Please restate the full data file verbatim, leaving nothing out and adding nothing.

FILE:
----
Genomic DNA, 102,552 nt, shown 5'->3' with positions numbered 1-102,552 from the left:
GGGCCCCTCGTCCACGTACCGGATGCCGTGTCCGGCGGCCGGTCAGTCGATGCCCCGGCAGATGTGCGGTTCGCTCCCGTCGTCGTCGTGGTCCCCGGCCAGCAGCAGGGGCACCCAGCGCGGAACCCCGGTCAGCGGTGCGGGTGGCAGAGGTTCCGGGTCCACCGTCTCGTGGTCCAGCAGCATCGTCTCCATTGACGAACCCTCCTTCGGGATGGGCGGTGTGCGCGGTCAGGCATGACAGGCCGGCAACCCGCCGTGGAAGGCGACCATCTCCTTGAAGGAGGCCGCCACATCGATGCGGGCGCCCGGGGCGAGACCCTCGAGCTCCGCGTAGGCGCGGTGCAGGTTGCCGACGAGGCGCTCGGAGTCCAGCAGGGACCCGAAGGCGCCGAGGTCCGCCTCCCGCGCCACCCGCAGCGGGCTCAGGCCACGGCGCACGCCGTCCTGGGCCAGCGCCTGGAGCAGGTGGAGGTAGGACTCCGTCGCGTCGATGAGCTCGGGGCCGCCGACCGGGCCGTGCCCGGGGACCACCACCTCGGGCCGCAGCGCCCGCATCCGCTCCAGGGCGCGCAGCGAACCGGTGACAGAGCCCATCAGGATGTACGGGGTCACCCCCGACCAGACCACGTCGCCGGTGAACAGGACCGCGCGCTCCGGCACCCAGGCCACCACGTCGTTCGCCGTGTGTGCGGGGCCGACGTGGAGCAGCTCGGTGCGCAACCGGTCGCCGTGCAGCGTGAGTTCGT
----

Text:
Genomic DNA, 102,552 nt, shown 5'->3' with positions numbered 1-102,552 from the left:
GGGCCCCTCGTCCACGTACCGGATGCCGTGTCCGGCGGCCGGTCAGTCGATGCCCCGGCAGATGTGCGGTTCGCTCCCGTCGTCGTCGTGGTCCCCGGCCAGCAGCAGGGGCACCCAGCGCGGAACCCCGGTCAGCGGTGCGGGTGGCAGAGGTTCCGGGTCCACCGTCTCGTGGTCCAGCAGCATCGTCTCCATTGACGAACCCTCCTTCGGGATGGGCGGTGTGCGCGGTCAGGCATGACAGGCCGGCAACCCGCCGTGGAAGGCGACCATCTCCTTGAAGGAGGCCGCCACATCGATGCGGGCGCCCGGGGCGAGACCCTCGAGCTCCGCGTAGGCGCGGTGCAGGTTGCCGACGAGGCGCTCGGAGTCCAGCAGGGACCCGAAGGCGCCGAGGTCCGCCTCCCGCGCCACCCGCAGCGGGCTCAGGCCACGGCGCACGCCGTCCTGGGCCAGCGCCTGGAGCAGGTGGAGGTAGGACTCCGTCGCGTCGATGAGCTCGGGGCCGCCGACCGGGCCGTGCCCGGGGACCACCACCTCGGGCCGCAGCGCCCGCATCCGCTCCAGGGCGCGCAGCGAACCGGTGACAGAGCCCATCAGGATGTACGGGGTCACCCCCGACCAGACCACGTCGCCGGTGAACAGGACCGCGCGCTCCGGCACCCAGGCCACCACGTCGTTCGCCGTGTGTGCGGGGCCGACGTGGAGCAGCTCGGTGCGCAACCGGTCGCCGTGCAGCGTGAGTTCGT